Tennessee Suffering From Massive Dental Care Crisis

Tennessee’s teeth are in danger.

According to the Centers for Disease Control and Prevention, a third of the residents of the Volunteer State didn’t visit a dentist at all in 2013. Of the elderly population (65 and older), 53% have lost at least six teeth, and 31.5% have lost every single one of their teeth.

And it’s not just a question of age.Dr. Michele Blackledge, a dentist with the Aspen Dental Office in Gallatin, claims the dental crisis is seeping into more and more demographics.

“Every week,” she writes in a recent article on Tennesseean.com, “I treat patients in their 20s whose mouths are filled with decay, after years of ignoring their oral health.”

The problem may be twofold. Dr. Blackledge cites “dental phobia” as one of the likely culprits behind the crisis. Many patients grew up without ever seeing a dentist, so they had no opportunity to become comfortable with the experience, relying instead on a sensationalized and stereotyped public image of dentistry as painful and scary.

In fact, many people are surprised to learn that a modern root canal procedure is no more painful than having a cavity filled — i.e. not painful at all.

Many procedures can be done with the benefit of sedation. This not only makes the procedure more comfortable, but can also reduce the number of visits required, even for complicated surgeries such as extractions and restorations.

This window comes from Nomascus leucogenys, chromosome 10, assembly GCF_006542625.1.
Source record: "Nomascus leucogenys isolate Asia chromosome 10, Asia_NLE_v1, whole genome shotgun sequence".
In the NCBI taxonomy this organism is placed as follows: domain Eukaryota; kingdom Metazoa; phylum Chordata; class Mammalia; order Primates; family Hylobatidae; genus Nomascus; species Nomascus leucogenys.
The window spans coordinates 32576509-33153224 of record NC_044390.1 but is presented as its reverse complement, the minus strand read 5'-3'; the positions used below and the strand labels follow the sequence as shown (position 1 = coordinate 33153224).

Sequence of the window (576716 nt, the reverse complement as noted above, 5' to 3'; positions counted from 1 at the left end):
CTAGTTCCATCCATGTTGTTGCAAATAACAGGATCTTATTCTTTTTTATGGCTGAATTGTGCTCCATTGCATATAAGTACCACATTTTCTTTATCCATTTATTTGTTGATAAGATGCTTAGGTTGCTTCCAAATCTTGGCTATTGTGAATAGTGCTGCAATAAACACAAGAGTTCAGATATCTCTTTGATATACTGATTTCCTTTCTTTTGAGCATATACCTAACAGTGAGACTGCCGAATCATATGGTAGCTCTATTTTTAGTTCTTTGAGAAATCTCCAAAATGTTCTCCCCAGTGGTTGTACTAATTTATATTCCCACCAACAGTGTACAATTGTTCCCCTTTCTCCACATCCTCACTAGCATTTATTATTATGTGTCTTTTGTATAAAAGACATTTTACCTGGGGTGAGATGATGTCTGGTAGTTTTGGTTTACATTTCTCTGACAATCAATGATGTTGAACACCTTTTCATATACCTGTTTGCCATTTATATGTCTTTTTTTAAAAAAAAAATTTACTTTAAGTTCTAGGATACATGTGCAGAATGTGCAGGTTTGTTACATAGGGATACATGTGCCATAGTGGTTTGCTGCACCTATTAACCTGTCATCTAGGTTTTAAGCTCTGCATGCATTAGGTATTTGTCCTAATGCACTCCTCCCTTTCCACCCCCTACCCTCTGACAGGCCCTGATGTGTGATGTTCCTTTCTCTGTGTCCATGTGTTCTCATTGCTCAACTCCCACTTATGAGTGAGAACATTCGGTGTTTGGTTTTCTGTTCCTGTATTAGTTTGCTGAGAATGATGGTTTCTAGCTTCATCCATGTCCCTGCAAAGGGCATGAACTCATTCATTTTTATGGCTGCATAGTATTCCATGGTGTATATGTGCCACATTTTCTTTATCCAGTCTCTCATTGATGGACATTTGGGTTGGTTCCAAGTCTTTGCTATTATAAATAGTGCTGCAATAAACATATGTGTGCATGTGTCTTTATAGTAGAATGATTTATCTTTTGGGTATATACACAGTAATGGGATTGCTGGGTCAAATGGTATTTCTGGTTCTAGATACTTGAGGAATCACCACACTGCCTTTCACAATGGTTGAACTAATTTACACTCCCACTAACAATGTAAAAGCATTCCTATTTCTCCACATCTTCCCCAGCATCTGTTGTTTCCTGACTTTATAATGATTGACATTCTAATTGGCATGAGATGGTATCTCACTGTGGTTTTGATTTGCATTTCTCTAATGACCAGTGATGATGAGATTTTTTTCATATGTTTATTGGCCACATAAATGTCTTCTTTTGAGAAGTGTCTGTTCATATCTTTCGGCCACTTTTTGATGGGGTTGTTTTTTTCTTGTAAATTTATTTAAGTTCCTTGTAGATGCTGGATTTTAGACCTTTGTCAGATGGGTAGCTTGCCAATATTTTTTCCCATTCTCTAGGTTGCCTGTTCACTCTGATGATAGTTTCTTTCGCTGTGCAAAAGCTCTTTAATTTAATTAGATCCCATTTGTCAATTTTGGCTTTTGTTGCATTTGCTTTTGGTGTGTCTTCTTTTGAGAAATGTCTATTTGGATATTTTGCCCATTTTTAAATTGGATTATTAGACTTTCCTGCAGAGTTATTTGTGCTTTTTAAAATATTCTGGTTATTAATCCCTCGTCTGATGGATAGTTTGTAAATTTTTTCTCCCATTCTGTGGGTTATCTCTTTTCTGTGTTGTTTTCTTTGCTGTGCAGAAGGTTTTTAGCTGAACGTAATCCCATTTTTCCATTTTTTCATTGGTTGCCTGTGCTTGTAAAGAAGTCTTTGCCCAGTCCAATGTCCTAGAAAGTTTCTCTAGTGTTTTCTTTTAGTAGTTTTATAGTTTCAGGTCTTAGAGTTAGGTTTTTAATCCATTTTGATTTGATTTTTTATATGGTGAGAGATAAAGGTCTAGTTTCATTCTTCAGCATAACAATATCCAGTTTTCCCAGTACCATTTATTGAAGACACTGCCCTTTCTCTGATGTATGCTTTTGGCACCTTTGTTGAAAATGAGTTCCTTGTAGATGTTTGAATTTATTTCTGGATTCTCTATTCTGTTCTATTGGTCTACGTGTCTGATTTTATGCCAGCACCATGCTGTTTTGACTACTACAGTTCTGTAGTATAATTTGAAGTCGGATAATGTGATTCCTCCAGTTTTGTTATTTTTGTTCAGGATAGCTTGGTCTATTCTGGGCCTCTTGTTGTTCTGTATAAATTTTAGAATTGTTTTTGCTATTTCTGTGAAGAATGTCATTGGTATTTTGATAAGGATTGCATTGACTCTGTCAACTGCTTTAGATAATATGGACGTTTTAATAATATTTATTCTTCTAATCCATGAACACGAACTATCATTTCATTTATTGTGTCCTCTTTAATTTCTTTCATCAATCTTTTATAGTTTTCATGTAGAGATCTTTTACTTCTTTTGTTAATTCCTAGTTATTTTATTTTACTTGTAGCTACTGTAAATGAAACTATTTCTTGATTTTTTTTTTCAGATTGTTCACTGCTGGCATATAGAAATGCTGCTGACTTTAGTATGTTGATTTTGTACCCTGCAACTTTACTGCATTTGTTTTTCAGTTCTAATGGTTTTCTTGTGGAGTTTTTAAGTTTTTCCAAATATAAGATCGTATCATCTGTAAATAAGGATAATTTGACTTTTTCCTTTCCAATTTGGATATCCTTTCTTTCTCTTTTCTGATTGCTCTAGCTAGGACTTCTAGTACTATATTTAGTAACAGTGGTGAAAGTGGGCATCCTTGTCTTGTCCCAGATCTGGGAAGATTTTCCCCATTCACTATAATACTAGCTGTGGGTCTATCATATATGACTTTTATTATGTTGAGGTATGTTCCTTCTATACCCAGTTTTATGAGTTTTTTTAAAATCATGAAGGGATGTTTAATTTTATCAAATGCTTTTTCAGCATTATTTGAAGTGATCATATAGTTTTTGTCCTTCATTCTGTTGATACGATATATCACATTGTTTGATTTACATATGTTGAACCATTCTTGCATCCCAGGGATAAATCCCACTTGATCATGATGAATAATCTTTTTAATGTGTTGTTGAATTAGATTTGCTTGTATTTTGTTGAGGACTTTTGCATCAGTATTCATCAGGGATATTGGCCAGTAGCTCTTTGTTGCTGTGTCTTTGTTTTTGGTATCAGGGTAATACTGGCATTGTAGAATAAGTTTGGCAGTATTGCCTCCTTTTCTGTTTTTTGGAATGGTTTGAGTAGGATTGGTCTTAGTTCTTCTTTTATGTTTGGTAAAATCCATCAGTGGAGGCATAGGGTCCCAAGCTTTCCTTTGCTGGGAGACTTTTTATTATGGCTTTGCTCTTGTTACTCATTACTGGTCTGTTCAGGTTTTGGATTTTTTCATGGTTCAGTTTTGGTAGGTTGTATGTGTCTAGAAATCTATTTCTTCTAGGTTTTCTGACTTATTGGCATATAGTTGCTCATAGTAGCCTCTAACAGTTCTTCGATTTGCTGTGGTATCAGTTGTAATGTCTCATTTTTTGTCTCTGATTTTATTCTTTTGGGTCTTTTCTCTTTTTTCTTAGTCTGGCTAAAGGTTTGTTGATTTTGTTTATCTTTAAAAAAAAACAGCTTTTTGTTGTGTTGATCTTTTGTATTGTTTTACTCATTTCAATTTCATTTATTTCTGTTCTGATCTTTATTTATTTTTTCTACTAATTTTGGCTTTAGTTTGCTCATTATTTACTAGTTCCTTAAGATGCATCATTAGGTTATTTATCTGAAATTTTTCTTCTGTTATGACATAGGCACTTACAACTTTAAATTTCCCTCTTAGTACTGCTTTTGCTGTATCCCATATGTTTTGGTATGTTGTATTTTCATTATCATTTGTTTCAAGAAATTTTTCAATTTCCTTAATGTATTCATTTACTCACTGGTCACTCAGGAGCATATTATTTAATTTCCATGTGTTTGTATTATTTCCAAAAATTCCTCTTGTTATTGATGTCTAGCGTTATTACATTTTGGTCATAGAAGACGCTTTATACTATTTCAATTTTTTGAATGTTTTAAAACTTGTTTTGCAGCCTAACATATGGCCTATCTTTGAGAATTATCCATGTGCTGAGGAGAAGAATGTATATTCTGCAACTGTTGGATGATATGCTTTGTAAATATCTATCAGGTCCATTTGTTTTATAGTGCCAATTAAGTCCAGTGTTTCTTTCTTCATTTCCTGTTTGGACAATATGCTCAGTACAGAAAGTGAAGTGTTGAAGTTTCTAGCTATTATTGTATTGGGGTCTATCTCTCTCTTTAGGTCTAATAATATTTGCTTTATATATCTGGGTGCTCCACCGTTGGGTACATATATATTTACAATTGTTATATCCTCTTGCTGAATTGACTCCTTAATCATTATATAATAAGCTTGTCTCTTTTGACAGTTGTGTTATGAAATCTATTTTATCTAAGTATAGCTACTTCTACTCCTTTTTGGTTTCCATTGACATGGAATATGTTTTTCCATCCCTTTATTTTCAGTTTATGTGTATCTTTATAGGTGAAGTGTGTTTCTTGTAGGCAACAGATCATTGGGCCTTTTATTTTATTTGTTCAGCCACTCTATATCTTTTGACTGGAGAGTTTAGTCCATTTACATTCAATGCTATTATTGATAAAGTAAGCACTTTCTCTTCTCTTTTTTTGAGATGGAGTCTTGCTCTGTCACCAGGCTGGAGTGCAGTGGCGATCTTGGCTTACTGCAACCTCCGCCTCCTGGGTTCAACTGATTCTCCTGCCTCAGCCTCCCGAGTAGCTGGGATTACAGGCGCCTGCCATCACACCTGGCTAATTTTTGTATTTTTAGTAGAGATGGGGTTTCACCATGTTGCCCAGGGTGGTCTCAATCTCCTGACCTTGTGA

The second factor, however, might render the phobia question moot: Tennessee is experiencing a shortage of dentists.

Research from the U.S. Department of Health and Human Services shows a shortage of dental health professionals in 89 of 95 Tennessee counties — that’s 94% of the state.

“Many graduating dentists are attracted to the wealthy major metropolitan centers on the coasts,” states Dr. Blackledge. “Even with a fine dental school in Nashville at Meharry Medical College, where I received my degree, we have not been able to fill the gap.”

Recent evidence shows that many Tennessee residents are, in fact, eager to maintain good dental health. Eleven Aspen Dental offices across the state participated in the “Healthy Mouth Movement,” offering free dental appointments for anyone who signed up. At every office, the schedule was completely filled within minutes.

Dr. Blackledge and similarly-minded dentists hope to change the perception of dentistry within their state, both for apprehensive patients and for recently-graduated dental professionals. Too many patients, she laments, are waiting until their dental problems become full-blown emergencies, then seeking treatment at hospital emergency departments.

“The situation must change,” says Dr. Blackledge.


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